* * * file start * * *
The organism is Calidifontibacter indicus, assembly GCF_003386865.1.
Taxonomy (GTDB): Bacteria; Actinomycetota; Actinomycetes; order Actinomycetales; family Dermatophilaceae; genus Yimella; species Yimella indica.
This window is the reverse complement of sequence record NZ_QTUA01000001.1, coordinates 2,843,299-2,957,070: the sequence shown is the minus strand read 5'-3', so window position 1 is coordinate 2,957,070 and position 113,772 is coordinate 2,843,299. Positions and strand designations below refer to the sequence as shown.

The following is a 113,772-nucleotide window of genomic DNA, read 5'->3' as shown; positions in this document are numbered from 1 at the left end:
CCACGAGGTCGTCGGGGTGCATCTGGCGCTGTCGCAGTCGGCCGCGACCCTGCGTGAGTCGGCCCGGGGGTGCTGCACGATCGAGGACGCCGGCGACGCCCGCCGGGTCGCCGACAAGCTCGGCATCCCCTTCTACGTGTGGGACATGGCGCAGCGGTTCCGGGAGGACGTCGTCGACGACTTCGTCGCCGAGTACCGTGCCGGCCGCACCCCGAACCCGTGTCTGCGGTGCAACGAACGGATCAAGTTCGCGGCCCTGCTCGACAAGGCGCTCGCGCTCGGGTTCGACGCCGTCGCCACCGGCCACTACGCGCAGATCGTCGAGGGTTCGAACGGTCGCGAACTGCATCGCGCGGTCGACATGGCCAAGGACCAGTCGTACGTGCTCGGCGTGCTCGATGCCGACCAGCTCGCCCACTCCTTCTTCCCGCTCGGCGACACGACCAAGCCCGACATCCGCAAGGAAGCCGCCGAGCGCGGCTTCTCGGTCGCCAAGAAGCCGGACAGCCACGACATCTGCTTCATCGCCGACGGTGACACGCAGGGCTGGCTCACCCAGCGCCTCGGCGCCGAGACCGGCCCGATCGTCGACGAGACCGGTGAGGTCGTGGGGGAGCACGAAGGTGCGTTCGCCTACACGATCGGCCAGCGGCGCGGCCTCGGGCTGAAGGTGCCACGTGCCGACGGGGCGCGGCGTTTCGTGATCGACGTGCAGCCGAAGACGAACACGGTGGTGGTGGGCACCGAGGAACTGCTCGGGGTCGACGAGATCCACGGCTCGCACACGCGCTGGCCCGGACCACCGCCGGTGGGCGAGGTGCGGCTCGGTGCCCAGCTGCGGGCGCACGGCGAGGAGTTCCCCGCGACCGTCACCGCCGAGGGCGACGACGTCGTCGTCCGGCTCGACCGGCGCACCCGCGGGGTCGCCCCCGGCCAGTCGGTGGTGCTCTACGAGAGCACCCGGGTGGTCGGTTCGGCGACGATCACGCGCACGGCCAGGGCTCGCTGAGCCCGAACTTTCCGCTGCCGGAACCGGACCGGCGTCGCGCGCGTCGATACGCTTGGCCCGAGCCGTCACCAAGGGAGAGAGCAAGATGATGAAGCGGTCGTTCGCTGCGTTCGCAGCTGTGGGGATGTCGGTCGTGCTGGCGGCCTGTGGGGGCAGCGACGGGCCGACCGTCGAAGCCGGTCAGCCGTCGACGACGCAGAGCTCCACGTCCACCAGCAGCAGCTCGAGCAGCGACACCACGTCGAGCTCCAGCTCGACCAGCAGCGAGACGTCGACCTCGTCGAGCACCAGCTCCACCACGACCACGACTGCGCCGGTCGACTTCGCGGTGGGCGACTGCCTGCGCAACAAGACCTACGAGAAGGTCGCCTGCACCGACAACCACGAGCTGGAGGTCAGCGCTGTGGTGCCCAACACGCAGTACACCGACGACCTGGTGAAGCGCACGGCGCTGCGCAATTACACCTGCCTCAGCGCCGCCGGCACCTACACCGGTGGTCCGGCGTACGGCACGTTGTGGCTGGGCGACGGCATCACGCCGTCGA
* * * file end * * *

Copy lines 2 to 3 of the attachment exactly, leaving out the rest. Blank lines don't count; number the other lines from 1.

Taxonomy (GTDB): Bacteria; Actinomycetota; Actinomycetes; order Actinomycetales; family Dermatophilaceae; genus Yimella; species Yimella indica.
This window is the reverse complement of sequence record NZ_QTUA01000001.1, coordinates 2,843,299-2,957,070: the sequence shown is the minus strand read 5'-3', so window position 1 is coordinate 2,957,070 and position 113,772 is coordinate 2,843,299. Positions and strand designations below refer to the sequence as shown.